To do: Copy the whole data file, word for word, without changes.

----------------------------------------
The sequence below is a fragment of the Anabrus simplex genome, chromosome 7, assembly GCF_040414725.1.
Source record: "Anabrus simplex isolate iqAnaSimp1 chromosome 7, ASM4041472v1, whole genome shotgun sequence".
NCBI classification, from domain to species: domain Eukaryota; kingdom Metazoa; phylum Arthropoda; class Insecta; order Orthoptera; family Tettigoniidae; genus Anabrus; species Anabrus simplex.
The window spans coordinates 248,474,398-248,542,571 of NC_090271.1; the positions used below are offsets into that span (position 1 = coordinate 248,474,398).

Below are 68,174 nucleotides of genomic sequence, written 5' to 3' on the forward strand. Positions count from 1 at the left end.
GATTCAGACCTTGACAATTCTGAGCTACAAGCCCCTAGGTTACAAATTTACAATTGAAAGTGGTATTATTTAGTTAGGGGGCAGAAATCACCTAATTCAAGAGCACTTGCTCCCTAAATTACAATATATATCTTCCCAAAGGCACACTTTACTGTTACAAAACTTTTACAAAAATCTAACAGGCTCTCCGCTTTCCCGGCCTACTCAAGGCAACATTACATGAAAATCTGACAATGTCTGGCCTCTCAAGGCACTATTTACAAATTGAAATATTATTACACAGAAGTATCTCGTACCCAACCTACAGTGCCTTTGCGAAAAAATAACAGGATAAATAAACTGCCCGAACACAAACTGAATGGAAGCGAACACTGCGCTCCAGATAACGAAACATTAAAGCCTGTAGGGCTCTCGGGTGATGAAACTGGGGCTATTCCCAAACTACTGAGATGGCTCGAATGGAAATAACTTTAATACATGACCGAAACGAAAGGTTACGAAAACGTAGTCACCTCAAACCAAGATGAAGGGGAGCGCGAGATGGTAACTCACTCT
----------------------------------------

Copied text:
The sequence below is a fragment of the Anabrus simplex genome, chromosome 7, assembly GCF_040414725.1.
Source record: "Anabrus simplex isolate iqAnaSimp1 chromosome 7, ASM4041472v1, whole genome shotgun sequence".
NCBI classification, from domain to species: domain Eukaryota; kingdom Metazoa; phylum Arthropoda; class Insecta; order Orthoptera; family Tettigoniidae; genus Anabrus; species Anabrus simplex.
The window spans coordinates 248,474,398-248,542,571 of NC_090271.1; the positions used below are offsets into that span (position 1 = coordinate 248,474,398).

Below are 68,174 nucleotides of genomic sequence, written 5' to 3' on the forward strand. Positions count from 1 at the left end.
GATTCAGACCTTGACAATTCTGAGCTACAAGCCCCTAGGTTACAAATTTACAATTGAAAGTGGTATTATTTAGTTAGGGGGCAGAAATCACCTAATTCAAGAGCACTTGCTCCCTAAATTACAATATATATCTTCCCAAAGGCACACTTTACTGTTACAAAACTTTTACAAAAATCTAACAGGCTCTCCGCTTTCCCGGCCTACTCAAGGCAACATTACATGAAAATCTGACAATGTCTGGCCTCTCAAGGCACTATTTACAAATTGAAATATTATTACACAGAAGTATCTCGTACCCAACCTACAGTGCCTTTGCGAAAAAATAACAGGATAAATAAACTGCCCGAACACAAACTGAATGGAAGCGAACACTGCGCTCCAGATAACGAAACATTAAAGCCTGTAGGGCTCTCGGGTGATGAAACTGGGGCTATTCCCAAACTACTGAGATGGCTCGAATGGAAATAACTTTAATACATGACCGAAACGAAAGGTTACGAAAACGTAGTCACCTCAAACCAAGATGAAGGGGAGCGCGAGATGGTAACTCACTCT